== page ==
A recombinant adenovirus type 5 vectored vaccine against coronavirus disease 2019 (COVID-19) was found to be well tolerated and immunogenic, according to phase 1 study results published in The Lancet

The dose-escalated, non-randomized, open-label study was conducted at a single center in Wuhan, China. “We aimed to assess the safety, tolerability, and immunogenicity of a recombinant adenovirus type-5 (Ad5) vectored COVID-19 vaccine expressing the spike glycoprotein of a severe acute respiratory syndrome coronavirus 2 (SARS-CoV-2) strain,” the study authors explained. 

A total of 108 healthy adult volunteers 18 to 60 years old (mean age, 36.3 years old) with no history of COVID-19 infection were enrolled in the study. Each patient was allocated to 1 of 3 dose groups and received a single intramuscular injection of the vaccine. The primary end point of the study was adverse events that occurred within 7 days post-vaccination; safety was examined over the 28 day period after the vaccine was administered. 

“Specific antibodies were measured with ELISA, and the neutralizing antibody responses induced by vaccination were detected with SARS-CoV-2 virus neutralization and pseudovirus neutralization tests,” the authors explained. “T cell responses were assessed by enzyme-linked immunospot and flow-cytometry assays,” they added.

The study authors reported that 83% (30/36) of patients in the low and middle dose groups and 75% (27/36) of patients in the high dose group reported experiencing at least 1 adverse event within 7 days of receiving the vaccine. The most commonly reported injection site adverse reaction was pain, which occurred in 54% (58/108) of vaccine recipients.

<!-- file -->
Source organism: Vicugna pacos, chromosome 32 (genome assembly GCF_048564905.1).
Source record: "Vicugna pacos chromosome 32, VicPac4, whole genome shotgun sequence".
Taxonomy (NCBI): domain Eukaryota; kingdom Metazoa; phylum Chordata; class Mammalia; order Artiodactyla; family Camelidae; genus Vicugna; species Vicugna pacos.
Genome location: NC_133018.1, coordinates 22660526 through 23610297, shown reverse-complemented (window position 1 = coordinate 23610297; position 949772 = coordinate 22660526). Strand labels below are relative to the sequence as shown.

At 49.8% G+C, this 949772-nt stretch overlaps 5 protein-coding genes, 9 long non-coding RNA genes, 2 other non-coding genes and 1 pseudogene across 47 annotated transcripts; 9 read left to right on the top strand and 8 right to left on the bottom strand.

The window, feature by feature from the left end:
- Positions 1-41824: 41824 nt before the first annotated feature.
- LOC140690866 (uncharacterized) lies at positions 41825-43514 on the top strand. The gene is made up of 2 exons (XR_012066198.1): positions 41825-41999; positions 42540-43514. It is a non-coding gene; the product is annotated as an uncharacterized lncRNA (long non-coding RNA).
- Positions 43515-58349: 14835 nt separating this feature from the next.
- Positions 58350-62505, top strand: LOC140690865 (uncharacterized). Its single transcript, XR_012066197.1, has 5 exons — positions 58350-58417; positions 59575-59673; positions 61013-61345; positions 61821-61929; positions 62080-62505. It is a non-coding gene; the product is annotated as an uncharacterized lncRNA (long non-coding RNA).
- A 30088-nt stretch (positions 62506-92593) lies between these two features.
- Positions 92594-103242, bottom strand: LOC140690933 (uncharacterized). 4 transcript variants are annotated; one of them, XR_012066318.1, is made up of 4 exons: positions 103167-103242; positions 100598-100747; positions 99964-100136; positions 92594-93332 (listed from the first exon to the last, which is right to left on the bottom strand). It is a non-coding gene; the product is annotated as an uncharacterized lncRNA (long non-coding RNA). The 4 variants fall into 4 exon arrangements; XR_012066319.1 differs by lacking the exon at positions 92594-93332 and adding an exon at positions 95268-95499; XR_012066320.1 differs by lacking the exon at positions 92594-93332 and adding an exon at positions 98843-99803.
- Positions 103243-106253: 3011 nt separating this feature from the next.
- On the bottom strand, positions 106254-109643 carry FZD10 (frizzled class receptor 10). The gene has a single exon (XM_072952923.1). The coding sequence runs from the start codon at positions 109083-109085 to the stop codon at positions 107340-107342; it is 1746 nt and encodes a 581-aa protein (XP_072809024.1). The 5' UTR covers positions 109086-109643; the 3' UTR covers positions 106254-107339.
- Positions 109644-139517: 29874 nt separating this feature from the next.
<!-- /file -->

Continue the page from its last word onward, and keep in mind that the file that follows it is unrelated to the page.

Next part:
Systemic adverse reactions most commonly reported included fever (46%, 50/108), fatigue (44%, 47/108), headache (39%, 42/108), and muscle pain (17%, 18/108). The majority of adverse reactions were considered to be mild or moderate in severity and no serious adverse events occurred within 28 days post-vaccination.

The study authors also reported observing a significant increase in ELISA antibodies as well as neutralizing antibodies 14 days post-vaccination. At day 28, most of the participants had a 4-fold increase in binding antibodies, in addition to a positive T cell response and detectable neutralizing antibodies. However, the authors noted that in participants with high pre-existing immunity to adenovirus type 5, the positive antibody and T cell response was reduced. 

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“This result shows a promising vision for the development of COVID-19 vaccines, but we are still a long way from this vaccine being available to all,” said Professor Wei Chen from the Beijing Institute of Biotechnology in Beijing, China, one of the authors of the study. To further confirm the findings, a phase 2, randomized, double-blind, placebo-controlled study has been initiated in Wuhan. The trial will enroll 500 healthy adults and will also include participants over 60 years old.

Reference

Zhu FC, Li YH, et al. Safety, tolerability, and immunogenicity of a recombinant adenovirus type-5 vectored COVID-19 vaccine: a dose-escalation, open-label, non-randomised, first-in-human trial [published online May 22, 2020]. The Lancet. doi: org/10.1016/S0140-6736(20)31208-3.